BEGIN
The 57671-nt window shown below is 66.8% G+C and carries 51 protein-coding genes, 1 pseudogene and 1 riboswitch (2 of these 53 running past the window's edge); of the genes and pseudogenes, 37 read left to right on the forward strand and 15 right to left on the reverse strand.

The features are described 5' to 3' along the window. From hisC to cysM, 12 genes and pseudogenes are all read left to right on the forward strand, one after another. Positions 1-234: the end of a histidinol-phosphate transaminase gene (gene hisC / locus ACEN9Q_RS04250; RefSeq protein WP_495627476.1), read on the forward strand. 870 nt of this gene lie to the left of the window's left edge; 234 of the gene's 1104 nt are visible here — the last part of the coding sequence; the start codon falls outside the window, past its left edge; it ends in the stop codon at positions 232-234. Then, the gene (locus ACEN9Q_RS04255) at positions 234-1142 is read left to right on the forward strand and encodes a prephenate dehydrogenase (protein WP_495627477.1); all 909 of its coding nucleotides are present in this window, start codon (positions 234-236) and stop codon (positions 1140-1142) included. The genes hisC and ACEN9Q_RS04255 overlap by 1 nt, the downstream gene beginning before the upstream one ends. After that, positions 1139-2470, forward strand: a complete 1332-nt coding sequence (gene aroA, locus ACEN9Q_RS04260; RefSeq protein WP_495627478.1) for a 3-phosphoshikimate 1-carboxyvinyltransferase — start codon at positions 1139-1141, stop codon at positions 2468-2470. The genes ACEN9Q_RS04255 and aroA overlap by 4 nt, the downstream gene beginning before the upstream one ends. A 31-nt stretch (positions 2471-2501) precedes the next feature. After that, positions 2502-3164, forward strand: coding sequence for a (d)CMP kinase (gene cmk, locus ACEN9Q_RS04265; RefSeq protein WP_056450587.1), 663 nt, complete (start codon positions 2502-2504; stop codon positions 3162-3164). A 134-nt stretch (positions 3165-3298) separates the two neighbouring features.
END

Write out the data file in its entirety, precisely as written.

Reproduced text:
The 57671-nt window shown below is 66.8% G+C and carries 51 protein-coding genes, 1 pseudogene and 1 riboswitch (2 of these 53 running past the window's edge); of the genes and pseudogenes, 37 read left to right on the forward strand and 15 right to left on the reverse strand.

The features are described 5' to 3' along the window. From hisC to cysM, 12 genes and pseudogenes are all read left to right on the forward strand, one after another. Positions 1-234: the end of a histidinol-phosphate transaminase gene (gene hisC / locus ACEN9Q_RS04250; RefSeq protein WP_495627476.1), read on the forward strand. 870 nt of this gene lie to the left of the window's left edge; 234 of the gene's 1104 nt are visible here — the last part of the coding sequence; the start codon falls outside the window, past its left edge; it ends in the stop codon at positions 232-234. Then, the gene (locus ACEN9Q_RS04255) at positions 234-1142 is read left to right on the forward strand and encodes a prephenate dehydrogenase (protein WP_495627477.1); all 909 of its coding nucleotides are present in this window, start codon (positions 234-236) and stop codon (positions 1140-1142) included. The genes hisC and ACEN9Q_RS04255 overlap by 1 nt, the downstream gene beginning before the upstream one ends. After that, positions 1139-2470, forward strand: a complete 1332-nt coding sequence (gene aroA, locus ACEN9Q_RS04260; RefSeq protein WP_495627478.1) for a 3-phosphoshikimate 1-carboxyvinyltransferase — start codon at positions 1139-1141, stop codon at positions 2468-2470. The genes ACEN9Q_RS04255 and aroA overlap by 4 nt, the downstream gene beginning before the upstream one ends. A 31-nt stretch (positions 2471-2501) precedes the next feature. After that, positions 2502-3164, forward strand: coding sequence for a (d)CMP kinase (gene cmk, locus ACEN9Q_RS04265; RefSeq protein WP_056450587.1), 663 nt, complete (start codon positions 2502-2504; stop codon positions 3162-3164). A 134-nt stretch (positions 3165-3298) separates the two neighbouring features.